funeral, and many were still angry and bitter at not having been given the choice

of whether or not to attend. This strategy is only likely to be successful in the

short-term, as the youngsters sooner or later will realise that they could have

attended the funeral, with the potential for anger and regret, which was often

shown.

Some felt that they were left ‘on the side’ and ‘out of things’, others thought the

family were trying to protect them. Some were offered the possibility to attend the

funeral, but had decided not so to do. In the long term the fact that there were

offered the choice seems to have helped them and they did not feel the

exclusion from the family that was felt by some of the non-attenders who had not

been given the choice.

Parents may agonise as to whether their children should attend the funeral of the

parent that has died. It is received wisdom from counsellors that attending the

funeral is generally helpful for the bereaved.

It seems that there is nothing to lose, but much to gain, by children attending the funeral, with

the ‘golden rule’ to give children the choice and neither force them to attend, but neither forbid

nor distract them from attending. It also seems important to prepare children for the

experiences of attending the funeral.

                                                        %


Yes- attended                                               47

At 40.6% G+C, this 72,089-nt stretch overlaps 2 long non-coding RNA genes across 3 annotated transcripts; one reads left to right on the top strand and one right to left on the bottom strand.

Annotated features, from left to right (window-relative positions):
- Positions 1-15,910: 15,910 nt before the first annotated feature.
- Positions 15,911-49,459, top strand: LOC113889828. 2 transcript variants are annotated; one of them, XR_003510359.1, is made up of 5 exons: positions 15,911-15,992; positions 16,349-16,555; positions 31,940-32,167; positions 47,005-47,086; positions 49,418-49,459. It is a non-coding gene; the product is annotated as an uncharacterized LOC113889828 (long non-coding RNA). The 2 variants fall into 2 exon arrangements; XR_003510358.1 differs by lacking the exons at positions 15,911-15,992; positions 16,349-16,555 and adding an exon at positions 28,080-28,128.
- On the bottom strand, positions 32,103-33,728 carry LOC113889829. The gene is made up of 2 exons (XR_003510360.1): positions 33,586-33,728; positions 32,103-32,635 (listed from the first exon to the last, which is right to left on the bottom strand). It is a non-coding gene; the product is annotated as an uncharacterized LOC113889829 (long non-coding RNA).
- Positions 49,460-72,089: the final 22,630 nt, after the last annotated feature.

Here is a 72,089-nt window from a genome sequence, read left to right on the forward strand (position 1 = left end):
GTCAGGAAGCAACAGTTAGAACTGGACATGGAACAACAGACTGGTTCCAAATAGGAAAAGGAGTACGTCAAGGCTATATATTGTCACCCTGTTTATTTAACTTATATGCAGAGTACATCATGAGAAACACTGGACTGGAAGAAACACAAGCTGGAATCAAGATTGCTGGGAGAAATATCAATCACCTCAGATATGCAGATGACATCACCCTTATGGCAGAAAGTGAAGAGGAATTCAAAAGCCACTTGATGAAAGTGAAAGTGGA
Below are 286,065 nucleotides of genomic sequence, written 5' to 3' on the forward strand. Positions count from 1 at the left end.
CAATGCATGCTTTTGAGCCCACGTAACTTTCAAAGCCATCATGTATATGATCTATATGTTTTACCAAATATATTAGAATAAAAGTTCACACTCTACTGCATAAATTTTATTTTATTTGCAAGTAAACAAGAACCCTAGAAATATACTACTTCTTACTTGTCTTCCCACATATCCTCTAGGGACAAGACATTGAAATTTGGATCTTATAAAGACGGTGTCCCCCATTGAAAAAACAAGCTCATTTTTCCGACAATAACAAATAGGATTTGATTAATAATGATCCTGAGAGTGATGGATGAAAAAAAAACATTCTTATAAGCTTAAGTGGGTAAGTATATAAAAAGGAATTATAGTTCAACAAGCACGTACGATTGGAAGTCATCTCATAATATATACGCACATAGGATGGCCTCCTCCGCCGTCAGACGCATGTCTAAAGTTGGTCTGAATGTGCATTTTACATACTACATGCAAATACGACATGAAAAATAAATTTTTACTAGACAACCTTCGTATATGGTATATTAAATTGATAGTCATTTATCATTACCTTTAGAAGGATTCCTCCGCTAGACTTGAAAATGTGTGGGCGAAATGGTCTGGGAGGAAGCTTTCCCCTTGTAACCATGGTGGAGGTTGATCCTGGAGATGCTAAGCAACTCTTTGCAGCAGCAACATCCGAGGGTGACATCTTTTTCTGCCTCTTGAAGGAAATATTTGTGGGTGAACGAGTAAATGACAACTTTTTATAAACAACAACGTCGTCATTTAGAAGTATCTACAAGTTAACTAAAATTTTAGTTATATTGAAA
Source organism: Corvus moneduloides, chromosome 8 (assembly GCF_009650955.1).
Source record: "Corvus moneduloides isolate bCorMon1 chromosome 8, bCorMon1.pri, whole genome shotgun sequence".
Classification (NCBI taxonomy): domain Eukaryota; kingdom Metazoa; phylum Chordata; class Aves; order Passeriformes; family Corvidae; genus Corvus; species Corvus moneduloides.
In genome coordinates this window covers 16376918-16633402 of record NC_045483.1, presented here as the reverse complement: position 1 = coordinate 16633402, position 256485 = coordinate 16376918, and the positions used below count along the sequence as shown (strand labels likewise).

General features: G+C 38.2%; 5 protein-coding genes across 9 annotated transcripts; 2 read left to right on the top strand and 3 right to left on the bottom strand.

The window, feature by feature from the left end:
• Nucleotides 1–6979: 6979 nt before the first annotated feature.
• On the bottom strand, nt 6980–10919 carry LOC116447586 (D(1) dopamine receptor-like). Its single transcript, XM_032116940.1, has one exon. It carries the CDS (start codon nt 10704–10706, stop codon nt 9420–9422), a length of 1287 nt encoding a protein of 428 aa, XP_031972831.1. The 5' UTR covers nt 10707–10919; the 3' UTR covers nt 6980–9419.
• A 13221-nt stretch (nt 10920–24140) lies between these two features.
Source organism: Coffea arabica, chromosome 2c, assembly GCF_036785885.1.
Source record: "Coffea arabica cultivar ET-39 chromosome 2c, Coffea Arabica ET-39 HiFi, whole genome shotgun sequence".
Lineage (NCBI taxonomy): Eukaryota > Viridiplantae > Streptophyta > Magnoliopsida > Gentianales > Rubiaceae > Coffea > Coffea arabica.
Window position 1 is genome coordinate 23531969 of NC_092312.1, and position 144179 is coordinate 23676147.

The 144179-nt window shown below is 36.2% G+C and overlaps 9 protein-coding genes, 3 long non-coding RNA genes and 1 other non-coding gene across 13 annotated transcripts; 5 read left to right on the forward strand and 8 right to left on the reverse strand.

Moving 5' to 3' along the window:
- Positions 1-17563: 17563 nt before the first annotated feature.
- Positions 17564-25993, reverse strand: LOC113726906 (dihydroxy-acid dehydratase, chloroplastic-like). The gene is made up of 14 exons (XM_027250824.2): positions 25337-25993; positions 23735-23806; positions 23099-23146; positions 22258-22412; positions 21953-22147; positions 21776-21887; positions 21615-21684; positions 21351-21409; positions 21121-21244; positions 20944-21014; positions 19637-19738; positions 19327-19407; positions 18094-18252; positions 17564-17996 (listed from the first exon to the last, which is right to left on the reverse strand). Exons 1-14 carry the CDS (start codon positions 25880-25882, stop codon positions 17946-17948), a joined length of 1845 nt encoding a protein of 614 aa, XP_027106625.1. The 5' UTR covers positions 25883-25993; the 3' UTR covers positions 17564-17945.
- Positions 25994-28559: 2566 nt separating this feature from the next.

No- did not attend                                          53


Forbidden to attend                                         24


Distracted from attending                                   11


Attending their parent’s funeral


Pre- school      5-7 yr.           8-11 yr.          12-15 yr.   16+ yr.    Total

     zero              zero               44                63        100           47

Children, by age, attending their parent’s funeral




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Positive


Nothing/empty


Said goodbye


Not helpful


Helped grieving


Unreal


The right thing to do


The right thing to do


Comforted


Unreal


Withdrawn


 How children felt about
attending the funeral


Regret


Excluded


Not bothered


Unsure


Vague memories


Angry


Felt not true


Hurt


Family protected


Frustrated


Not grieved


How children felt about not attending the funeral




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                                References

1999 ‘Children and the impact of parental death’ Unpublished Doctoral

Research at the University of York (Operation Iceberg).

2001 ‘Understanding children’s experience of parental bereavement’,

London, Jessica Kingsley.

2004 ‘Should children attending their parents funerals?’ Pastoral Care in
Education, Vol. 22, 1, pp 10-14


For details of the Hull based ‘Lost for Words’ training courses in the

City and for delivering the training in your area please contact me

at the City Psychological Service, Tel 01482 613747

John Holland, Educational Psychologist, Hull City Psychological Service
john.holland@hullcc.gov.uk